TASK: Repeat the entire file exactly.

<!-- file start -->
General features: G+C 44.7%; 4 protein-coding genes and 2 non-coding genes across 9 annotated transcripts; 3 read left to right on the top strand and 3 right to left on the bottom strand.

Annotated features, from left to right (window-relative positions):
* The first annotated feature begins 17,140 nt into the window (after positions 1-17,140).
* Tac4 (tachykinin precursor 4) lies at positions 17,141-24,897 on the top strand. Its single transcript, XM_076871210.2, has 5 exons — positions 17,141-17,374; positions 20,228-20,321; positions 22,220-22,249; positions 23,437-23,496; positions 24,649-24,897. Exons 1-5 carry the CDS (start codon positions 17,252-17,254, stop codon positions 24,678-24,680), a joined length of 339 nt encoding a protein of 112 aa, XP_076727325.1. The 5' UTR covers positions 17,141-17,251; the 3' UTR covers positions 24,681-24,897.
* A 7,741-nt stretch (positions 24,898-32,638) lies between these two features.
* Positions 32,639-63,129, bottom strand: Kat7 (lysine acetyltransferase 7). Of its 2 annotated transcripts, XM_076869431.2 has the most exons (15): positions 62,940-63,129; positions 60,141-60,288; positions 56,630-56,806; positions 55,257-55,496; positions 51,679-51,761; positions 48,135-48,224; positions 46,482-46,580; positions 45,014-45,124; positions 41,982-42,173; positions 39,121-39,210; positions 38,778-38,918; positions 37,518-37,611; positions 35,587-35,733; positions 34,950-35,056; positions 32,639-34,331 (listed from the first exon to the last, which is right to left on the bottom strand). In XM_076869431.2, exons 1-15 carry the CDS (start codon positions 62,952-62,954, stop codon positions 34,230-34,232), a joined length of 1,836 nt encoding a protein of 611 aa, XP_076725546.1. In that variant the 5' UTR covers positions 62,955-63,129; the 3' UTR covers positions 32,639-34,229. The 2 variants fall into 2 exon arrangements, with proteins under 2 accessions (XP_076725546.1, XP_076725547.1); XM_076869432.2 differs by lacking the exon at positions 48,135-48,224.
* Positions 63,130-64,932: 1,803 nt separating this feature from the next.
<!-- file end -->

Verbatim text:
General features: G+C 44.7%; 4 protein-coding genes and 2 non-coding genes across 9 annotated transcripts; 3 read left to right on the top strand and 3 right to left on the bottom strand.

Annotated features, from left to right (window-relative positions):
* The first annotated feature begins 17,140 nt into the window (after positions 1-17,140).
* Tac4 (tachykinin precursor 4) lies at positions 17,141-24,897 on the top strand. Its single transcript, XM_076871210.2, has 5 exons — positions 17,141-17,374; positions 20,228-20,321; positions 22,220-22,249; positions 23,437-23,496; positions 24,649-24,897. Exons 1-5 carry the CDS (start codon positions 17,252-17,254, stop codon positions 24,678-24,680), a joined length of 339 nt encoding a protein of 112 aa, XP_076727325.1. The 5' UTR covers positions 17,141-17,251; the 3' UTR covers positions 24,681-24,897.
* A 7,741-nt stretch (positions 24,898-32,638) lies between these two features.
* Positions 32,639-63,129, bottom strand: Kat7 (lysine acetyltransferase 7). Of its 2 annotated transcripts, XM_076869431.2 has the most exons (15): positions 62,940-63,129; positions 60,141-60,288; positions 56,630-56,806; positions 55,257-55,496; positions 51,679-51,761; positions 48,135-48,224; positions 46,482-46,580; positions 45,014-45,124; positions 41,982-42,173; positions 39,121-39,210; positions 38,778-38,918; positions 37,518-37,611; positions 35,587-35,733; positions 34,950-35,056; positions 32,639-34,331 (listed from the first exon to the last, which is right to left on the bottom strand). In XM_076869431.2, exons 1-15 carry the CDS (start codon positions 62,952-62,954, stop codon positions 34,230-34,232), a joined length of 1,836 nt encoding a protein of 611 aa, XP_076725546.1. In that variant the 5' UTR covers positions 62,955-63,129; the 3' UTR covers positions 32,639-34,229. The 2 variants fall into 2 exon arrangements, with proteins under 2 accessions (XP_076725546.1, XP_076725547.1); XM_076869432.2 differs by lacking the exon at positions 48,135-48,224.
* Positions 63,130-64,932: 1,803 nt separating this feature from the next.